IV. There is a noticeable contrast between Northern and Southern ideas
of Religion.

We believe God's revealed word to contain the influence appointed for
the regeneration and full development of every human being, and that
it is to be employed as God's universal stimulant to the human soul,
as air and light are the universal stimulants of vegetation.

We preach it to arouse the whole soul; we preach it to fire the
intellect, and give it wings by which to compass knowledge; we preach
it to touch every feeling with refinement, to soften rudeness and
enrich affections; we build the family with it; we sanctify love, and
purge out lust; we polish every relation of life; we inspire a
cheerful industry and whet the edge of enterprise, and then limit them
by the bonds of justice and by the moderation of a faith which looks
into the future and the eternal. We teach each man that he is a child
of God; that he is personally one for whom the Savior died; we teach
him that he is known and spoken of in heaven, his name called; that
angels are sent out upon his path to guard and to educate him; we
swell within him to the uttermost every aspiration, catching the first
flame of youth and feeding it, until the whole heart glows like an
altar, and the soul is a temple bright within, and sweet, by the
incense-smoke and aspiring flame of perpetual offerings and divine
sacrifices. We have never done with him. We lead him from the cradle
to boyhood; we take him then into manhood, and guide him through all
its passes; we console him in age, and then stand, as he dies, to
prophesy the coming heaven, until the fading eye flashes again, and
the unhearing ear is full again; for from the other side ministers of
grace are coming, and he beholds them, and sounds on earth and sights
are not so much lost as swallowed up in the glory and the melody of
the heavenly joy!

Now tell me whether there is any preaching of the Gospel to the slave,
or whether there can be, and he yet remain a slave? We preach the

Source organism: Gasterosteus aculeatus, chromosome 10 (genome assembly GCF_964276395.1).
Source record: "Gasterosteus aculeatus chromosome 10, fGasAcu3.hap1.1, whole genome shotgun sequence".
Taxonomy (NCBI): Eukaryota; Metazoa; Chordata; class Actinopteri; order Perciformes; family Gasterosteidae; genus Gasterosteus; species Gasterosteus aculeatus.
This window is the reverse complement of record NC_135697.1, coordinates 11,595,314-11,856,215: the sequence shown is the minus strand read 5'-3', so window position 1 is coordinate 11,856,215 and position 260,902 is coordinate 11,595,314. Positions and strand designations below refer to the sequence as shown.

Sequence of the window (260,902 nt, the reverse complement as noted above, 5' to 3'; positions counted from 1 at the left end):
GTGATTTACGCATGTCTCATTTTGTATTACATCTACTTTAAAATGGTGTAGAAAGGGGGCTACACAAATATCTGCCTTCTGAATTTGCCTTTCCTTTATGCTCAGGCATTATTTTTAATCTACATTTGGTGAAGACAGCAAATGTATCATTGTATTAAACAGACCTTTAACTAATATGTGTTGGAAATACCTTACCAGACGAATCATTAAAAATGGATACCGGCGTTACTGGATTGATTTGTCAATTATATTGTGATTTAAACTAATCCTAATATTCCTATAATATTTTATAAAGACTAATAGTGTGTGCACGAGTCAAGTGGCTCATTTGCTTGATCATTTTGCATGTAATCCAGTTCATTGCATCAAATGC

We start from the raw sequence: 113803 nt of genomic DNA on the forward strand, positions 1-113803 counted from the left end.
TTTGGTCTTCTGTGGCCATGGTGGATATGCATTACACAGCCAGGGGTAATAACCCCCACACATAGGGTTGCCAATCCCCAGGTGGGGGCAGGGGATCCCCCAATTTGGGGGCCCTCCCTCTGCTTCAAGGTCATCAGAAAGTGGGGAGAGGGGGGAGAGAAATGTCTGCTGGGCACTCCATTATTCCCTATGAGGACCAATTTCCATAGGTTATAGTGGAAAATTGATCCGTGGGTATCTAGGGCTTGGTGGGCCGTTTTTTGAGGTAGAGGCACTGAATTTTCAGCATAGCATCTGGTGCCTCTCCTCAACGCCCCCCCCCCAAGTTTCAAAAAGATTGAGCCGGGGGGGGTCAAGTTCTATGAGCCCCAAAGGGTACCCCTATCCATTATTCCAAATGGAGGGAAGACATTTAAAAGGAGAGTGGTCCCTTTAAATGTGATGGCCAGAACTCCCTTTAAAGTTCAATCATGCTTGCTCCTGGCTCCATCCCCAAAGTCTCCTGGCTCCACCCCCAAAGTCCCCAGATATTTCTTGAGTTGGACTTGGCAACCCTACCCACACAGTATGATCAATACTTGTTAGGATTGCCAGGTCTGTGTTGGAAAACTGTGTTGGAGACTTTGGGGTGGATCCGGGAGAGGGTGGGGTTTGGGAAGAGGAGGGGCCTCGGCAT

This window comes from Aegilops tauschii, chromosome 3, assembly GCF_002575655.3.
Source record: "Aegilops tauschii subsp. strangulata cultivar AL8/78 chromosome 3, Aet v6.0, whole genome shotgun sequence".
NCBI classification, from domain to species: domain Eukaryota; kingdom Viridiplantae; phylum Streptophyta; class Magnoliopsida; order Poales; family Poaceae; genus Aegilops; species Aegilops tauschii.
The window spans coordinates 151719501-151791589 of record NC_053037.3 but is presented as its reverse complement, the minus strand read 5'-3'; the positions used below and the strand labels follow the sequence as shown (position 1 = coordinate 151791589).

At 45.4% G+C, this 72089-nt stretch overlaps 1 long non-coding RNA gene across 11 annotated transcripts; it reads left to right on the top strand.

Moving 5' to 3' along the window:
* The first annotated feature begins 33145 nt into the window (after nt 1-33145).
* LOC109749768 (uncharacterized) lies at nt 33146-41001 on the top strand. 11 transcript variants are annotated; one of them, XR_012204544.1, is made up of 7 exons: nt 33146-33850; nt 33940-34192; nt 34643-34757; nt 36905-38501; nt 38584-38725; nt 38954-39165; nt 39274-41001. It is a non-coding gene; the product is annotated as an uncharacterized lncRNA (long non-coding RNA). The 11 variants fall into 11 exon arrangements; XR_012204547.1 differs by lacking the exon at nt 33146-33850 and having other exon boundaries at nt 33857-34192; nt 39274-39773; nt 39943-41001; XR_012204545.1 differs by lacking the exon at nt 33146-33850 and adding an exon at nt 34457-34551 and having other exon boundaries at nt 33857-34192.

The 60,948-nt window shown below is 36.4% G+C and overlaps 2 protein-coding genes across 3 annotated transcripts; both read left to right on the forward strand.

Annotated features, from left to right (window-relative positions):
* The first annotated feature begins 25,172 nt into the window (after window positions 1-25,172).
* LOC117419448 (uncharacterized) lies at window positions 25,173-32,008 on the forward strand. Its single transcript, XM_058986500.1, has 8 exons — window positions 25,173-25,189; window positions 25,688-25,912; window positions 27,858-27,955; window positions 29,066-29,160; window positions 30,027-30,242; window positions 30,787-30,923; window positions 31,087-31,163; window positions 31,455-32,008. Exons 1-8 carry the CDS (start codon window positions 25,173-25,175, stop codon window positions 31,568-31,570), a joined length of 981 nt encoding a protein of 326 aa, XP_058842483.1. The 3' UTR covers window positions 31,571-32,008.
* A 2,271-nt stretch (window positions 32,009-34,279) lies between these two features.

Gospel to arouse men, they to subdue them; we to awaken, they to
soothe; we to inspire self-reliance, they submission; we to drive them
forward in growth, they to repress and prune down growth; we to
convert them into men, they to make them content to be beasts of
burden!

Is this _all_ that the Gospel has? When credulous ministers assure us
that slaves have the means of grace, do they mean that they have such
teaching as _we_ have? Or that there is any such _ideal_ in preaching?
The power of religion with us is employed to set men on their feet; to
make them fertile, self-sustaining, noble, virtuous, strong, and to
build up society of men, each one of whom is large, strong, capacious
of room, and filled with versatile powers.

Religion with them does no such thing. It doth the reverse.

With them it is Herod casting men into prison. With us it is the
angel, appearing to lead them out of prison and set them free! In
short religion with us is emancipation and liberty; with them it is
bondage and contentment.

It is very plain that while nominally republican institutions exist in
both the North and South, they are animated by a very different
spirit, and used for a different purpose. In the North, they aim at
the welfare of the whole people; in the South they are the instruments
by which a few control the many. In the North, they tend toward
Democracy; in the South, toward Oligarchy.

It is equally plain that while there may be a union between Northern
and Southern States, it is external, or commercial, and not internal
and vital, springing from common ideas, common ends, and common
sympathies. It is a union of merchants and politicians and not of the
people.

Had these opposite and discordant systems been left separate to work